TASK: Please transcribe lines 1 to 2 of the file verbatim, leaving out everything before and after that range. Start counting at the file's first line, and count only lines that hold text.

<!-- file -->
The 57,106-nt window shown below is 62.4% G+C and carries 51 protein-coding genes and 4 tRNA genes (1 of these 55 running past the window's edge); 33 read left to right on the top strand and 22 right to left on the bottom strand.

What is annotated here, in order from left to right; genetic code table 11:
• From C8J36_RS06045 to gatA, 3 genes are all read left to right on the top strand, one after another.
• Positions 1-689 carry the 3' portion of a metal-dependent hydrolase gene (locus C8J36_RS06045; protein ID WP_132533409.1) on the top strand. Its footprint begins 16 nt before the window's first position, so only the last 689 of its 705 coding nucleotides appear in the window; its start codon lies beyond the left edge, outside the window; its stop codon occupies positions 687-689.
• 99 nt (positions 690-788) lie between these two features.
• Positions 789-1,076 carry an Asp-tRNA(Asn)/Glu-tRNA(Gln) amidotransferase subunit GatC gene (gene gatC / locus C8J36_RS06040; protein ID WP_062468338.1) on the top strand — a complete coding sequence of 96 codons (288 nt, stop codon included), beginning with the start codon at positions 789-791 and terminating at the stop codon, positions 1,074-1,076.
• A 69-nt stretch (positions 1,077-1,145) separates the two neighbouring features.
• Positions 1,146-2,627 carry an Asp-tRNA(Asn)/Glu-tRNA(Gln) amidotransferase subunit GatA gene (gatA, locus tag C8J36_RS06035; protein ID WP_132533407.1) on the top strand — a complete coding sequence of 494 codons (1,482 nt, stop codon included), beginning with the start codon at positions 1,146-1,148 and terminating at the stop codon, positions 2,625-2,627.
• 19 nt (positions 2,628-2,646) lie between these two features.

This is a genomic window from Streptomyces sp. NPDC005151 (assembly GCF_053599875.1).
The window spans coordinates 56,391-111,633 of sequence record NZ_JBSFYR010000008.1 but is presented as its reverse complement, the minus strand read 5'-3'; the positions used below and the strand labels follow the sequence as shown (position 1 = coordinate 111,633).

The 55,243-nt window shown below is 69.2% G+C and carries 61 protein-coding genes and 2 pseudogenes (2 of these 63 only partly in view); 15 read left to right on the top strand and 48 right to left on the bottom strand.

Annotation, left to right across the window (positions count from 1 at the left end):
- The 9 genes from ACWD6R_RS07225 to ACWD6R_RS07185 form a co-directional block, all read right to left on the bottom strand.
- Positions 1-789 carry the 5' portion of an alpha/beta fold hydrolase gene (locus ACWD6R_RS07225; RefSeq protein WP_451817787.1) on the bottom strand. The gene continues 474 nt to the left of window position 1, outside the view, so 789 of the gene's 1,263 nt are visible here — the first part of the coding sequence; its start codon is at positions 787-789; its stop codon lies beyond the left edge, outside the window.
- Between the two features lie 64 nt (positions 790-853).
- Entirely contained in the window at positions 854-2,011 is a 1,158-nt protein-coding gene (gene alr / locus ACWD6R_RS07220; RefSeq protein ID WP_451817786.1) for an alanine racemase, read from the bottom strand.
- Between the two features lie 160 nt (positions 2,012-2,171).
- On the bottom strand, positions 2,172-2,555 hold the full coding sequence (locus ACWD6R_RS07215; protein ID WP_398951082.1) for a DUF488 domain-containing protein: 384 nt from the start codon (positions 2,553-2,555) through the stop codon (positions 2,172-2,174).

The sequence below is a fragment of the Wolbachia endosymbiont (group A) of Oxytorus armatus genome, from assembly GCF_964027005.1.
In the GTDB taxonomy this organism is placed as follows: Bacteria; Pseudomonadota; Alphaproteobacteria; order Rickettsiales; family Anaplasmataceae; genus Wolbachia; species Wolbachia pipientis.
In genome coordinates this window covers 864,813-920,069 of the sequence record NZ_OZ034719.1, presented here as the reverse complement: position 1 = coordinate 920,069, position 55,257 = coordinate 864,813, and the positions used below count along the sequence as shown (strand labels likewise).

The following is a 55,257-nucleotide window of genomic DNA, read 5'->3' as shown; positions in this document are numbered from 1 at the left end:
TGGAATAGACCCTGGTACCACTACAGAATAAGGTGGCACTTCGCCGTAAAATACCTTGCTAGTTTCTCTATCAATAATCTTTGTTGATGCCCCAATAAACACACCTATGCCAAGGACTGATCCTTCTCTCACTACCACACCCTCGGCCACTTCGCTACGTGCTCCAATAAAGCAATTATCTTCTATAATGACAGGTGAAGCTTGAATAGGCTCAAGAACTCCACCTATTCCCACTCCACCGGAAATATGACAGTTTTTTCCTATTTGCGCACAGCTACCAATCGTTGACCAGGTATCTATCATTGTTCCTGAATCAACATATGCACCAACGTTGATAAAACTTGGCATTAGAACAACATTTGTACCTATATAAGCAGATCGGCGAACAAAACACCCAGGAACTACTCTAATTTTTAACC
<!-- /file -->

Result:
The 57,106-nt window shown below is 62.4% G+C and carries 51 protein-coding genes and 4 tRNA genes (1 of these 55 running past the window's edge); 33 read left to right on the top strand and 22 right to left on the bottom strand.

What is annotated here, in order from left to right; genetic code table 11: